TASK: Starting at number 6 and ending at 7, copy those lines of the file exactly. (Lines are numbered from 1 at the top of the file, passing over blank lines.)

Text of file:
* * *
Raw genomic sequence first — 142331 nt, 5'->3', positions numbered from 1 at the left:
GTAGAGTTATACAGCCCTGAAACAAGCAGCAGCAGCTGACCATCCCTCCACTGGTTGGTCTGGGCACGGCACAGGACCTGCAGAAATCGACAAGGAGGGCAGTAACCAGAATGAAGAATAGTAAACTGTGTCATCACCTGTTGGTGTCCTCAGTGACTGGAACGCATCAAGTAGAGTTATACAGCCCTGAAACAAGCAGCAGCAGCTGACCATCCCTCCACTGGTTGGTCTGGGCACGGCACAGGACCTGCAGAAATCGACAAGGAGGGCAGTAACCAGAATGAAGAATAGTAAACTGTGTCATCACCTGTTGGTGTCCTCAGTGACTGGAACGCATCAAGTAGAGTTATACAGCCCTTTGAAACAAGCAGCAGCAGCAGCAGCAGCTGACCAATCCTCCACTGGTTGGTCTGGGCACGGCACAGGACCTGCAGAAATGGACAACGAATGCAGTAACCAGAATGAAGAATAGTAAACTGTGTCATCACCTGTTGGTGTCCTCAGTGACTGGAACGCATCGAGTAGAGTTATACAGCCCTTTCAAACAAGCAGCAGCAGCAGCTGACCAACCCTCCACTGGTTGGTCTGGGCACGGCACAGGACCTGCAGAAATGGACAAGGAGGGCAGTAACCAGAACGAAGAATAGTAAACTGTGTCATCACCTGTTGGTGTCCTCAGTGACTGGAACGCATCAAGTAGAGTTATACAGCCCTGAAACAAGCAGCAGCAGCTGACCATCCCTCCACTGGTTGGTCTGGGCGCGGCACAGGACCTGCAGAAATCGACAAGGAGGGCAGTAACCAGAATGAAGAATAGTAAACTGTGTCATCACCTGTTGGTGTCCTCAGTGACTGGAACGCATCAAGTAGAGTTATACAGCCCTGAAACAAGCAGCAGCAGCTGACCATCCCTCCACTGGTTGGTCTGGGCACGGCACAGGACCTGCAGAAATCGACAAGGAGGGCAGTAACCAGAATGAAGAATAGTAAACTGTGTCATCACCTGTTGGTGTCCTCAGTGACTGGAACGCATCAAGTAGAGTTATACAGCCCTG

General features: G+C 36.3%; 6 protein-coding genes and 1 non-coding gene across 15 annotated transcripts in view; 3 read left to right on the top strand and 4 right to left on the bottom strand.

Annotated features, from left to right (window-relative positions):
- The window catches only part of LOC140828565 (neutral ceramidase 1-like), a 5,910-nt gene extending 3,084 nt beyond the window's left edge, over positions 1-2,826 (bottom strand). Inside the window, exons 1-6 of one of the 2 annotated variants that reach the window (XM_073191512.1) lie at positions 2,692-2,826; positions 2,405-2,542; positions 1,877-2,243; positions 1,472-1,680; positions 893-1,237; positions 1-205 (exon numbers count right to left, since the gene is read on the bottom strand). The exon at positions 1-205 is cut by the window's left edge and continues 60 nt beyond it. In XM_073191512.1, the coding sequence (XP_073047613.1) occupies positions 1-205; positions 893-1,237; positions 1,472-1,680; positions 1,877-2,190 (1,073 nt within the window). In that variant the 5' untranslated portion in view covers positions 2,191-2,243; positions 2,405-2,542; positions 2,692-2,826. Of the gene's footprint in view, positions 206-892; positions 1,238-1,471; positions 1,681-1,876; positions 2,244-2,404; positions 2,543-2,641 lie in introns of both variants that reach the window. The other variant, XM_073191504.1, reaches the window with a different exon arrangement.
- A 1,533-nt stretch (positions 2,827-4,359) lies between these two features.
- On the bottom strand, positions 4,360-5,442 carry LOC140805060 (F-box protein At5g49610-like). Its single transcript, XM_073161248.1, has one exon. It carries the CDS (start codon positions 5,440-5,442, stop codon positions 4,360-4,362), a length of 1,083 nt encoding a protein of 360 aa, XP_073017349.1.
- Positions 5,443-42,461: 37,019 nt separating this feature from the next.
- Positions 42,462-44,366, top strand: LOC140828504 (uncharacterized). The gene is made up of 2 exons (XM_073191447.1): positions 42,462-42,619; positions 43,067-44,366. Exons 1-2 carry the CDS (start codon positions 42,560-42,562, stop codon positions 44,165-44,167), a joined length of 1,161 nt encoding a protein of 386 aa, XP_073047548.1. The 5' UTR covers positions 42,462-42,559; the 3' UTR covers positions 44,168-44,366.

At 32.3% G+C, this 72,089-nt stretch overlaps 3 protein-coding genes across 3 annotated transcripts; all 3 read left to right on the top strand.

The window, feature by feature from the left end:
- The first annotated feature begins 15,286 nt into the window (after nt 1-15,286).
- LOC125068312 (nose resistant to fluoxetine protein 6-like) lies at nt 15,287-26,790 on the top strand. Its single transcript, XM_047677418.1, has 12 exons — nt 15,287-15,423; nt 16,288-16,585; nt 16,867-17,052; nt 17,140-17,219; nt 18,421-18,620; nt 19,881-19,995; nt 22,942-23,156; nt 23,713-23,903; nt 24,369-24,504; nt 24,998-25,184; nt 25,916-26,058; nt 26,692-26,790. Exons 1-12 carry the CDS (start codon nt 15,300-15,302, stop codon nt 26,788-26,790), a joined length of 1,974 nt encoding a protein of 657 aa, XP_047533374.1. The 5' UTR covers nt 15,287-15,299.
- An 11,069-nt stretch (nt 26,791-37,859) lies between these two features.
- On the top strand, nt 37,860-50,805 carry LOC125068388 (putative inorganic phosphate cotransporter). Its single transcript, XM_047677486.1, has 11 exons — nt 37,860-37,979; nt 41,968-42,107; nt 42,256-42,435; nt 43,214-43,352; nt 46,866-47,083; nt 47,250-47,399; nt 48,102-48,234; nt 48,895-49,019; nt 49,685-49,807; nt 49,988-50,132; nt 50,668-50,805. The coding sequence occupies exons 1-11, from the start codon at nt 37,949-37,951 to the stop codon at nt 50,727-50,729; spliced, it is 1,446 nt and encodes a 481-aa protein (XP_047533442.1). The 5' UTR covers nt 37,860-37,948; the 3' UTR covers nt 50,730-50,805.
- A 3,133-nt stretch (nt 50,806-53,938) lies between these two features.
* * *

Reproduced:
- A 1,533-nt stretch (positions 2,827-4,359) lies between these two features.
- On the bottom strand, positions 4,360-5,442 carry LOC140805060 (F-box protein At5g49610-like). Its single transcript, XM_073161248.1, has one exon. It carries the CDS (start codon positions 5,440-5,442, stop codon positions 4,360-4,362), a length of 1,083 nt encoding a protein of 360 aa, XP_073017349.1.